New Jersey judge: Gay conversion therapy is consumer fraud
Therapy to ‘turn’ gay people straight has been ruled consumer fraud by a judge in New Jersey.
Four men are suing Jews Offering New Alternatives for Healing (JONAH), claiming that they were forced to take part in sexualised activities such as stripping naked while surrounded by a group of men.
Ruling in the case today, Judge Peter Bariso Jr of Hudson County Superior Court found that the conversion therapy offered by the group violated the Consumer Fraud Act, by inaccurately describing homosexuality as a mental illness, disease, or disorder.
Therapy sessions at JONAH cost £65 per session. One of the men, who was a victim of childhood sexual abuse, was forced to masturbate while the therapist watched to ‘make him straight’.
Judge Bariso said: “The theory that homosexuality is a disorder is not novel but like the notion that the earth is flat and the sun revolves around it—instead is outdated and refuted.”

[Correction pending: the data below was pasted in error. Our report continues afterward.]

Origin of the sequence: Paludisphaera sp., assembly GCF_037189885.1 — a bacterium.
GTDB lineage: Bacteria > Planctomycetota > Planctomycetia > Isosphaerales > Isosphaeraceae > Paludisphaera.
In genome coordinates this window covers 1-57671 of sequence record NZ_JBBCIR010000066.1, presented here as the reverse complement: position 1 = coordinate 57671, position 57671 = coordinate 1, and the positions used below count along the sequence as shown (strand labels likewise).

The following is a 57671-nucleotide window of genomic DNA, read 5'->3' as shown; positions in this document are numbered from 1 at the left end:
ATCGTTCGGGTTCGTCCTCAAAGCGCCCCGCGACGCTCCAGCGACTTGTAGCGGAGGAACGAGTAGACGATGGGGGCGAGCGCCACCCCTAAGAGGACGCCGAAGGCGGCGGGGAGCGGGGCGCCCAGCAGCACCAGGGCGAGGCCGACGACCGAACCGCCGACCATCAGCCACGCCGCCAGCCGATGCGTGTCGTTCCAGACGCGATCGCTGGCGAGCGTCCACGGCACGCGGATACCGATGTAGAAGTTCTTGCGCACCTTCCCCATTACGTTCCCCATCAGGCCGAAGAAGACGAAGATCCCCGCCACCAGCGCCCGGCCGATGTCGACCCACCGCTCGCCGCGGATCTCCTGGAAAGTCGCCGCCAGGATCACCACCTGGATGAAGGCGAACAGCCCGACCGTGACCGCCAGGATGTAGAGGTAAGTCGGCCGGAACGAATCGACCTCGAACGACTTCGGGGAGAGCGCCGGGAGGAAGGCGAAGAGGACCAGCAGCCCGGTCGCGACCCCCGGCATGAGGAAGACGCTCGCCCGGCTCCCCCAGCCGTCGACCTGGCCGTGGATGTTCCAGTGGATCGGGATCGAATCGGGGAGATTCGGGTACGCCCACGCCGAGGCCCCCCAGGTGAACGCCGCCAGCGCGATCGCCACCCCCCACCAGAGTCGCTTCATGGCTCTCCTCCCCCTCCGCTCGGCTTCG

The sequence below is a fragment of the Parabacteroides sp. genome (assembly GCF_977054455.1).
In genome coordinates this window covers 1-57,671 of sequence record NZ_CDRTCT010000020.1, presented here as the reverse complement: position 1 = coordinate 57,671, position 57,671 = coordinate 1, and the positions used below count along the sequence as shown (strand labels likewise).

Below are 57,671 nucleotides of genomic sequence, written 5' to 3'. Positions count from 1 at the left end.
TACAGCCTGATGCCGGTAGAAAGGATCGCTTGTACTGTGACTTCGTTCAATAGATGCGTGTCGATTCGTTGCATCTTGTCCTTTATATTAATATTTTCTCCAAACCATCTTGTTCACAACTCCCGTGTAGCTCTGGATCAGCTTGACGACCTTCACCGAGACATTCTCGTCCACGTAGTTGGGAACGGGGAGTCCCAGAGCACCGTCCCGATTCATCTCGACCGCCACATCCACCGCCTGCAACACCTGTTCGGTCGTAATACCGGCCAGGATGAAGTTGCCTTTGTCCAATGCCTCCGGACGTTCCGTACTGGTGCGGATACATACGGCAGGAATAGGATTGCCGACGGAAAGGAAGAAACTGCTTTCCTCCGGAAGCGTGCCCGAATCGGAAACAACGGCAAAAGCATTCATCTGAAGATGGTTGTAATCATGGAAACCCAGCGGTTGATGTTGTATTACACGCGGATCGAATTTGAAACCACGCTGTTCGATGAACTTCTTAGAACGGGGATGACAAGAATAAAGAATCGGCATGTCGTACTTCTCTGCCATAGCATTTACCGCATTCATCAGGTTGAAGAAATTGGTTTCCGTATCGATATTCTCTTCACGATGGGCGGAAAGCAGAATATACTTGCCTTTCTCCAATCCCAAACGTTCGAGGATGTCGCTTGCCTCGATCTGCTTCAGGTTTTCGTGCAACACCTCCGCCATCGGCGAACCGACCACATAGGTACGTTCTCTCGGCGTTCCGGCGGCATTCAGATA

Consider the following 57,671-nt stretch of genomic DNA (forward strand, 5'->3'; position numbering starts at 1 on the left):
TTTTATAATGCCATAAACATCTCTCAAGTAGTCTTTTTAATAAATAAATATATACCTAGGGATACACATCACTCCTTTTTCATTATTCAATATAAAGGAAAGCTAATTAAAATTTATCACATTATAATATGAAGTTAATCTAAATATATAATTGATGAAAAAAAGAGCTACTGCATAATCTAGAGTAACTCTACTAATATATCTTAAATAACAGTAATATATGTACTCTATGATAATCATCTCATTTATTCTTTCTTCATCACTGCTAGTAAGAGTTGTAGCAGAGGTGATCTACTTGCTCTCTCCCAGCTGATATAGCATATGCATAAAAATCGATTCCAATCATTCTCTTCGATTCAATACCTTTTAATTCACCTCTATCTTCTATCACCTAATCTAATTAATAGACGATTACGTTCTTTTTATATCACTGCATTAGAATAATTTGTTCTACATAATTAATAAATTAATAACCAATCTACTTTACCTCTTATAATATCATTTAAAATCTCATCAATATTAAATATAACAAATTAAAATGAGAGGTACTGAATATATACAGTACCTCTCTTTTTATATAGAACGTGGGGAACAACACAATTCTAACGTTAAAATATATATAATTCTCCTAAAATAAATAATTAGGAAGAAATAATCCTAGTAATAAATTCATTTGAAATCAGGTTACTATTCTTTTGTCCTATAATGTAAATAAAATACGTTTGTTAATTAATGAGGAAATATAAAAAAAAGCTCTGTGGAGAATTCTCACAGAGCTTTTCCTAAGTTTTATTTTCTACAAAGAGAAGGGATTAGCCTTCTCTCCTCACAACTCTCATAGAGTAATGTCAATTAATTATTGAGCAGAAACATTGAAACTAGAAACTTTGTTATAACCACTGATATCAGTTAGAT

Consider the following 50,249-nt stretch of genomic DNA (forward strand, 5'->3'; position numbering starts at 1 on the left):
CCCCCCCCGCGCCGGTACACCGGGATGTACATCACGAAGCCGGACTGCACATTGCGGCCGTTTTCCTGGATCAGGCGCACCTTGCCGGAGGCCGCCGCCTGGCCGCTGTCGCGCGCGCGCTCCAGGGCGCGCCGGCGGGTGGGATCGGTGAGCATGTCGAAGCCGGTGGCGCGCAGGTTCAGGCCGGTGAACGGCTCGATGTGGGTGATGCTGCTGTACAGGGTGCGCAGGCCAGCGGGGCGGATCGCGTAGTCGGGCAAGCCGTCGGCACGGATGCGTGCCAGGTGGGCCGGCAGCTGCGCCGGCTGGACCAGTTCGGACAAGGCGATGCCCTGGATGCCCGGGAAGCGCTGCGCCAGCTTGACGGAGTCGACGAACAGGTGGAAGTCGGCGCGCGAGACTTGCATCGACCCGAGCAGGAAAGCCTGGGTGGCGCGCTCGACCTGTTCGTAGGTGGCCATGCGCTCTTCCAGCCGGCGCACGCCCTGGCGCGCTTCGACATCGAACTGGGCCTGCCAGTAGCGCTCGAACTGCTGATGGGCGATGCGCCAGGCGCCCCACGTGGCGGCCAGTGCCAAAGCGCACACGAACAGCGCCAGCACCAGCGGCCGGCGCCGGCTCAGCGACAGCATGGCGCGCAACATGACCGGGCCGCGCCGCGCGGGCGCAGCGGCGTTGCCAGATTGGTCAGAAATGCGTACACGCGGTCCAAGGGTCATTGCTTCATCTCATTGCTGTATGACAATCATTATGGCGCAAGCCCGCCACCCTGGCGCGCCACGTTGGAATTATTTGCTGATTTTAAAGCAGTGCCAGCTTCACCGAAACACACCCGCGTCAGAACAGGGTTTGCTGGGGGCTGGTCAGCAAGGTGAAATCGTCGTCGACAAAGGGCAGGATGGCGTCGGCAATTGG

The ruling is the first time in the US that a court has found it fraudulent for therapists to claim that homosexuality is a disorder.
David Dinielli of the Southern Poverty Law Center, who represented the four men, said: “This ruling is monumental and devastating to the conversion therapy industry.
“For the first time, a court has ruled that it is fraudulent as a matter of law for conversion therapists to tell clients that they have a mental disorder that can be cured.
“This is the principal lie the conversion therapy industry uses throughout the country to peddle its quackery to vulnerable clients.
“Gay people don’t need to be cured, and we are thrilled that the court has recognized this.”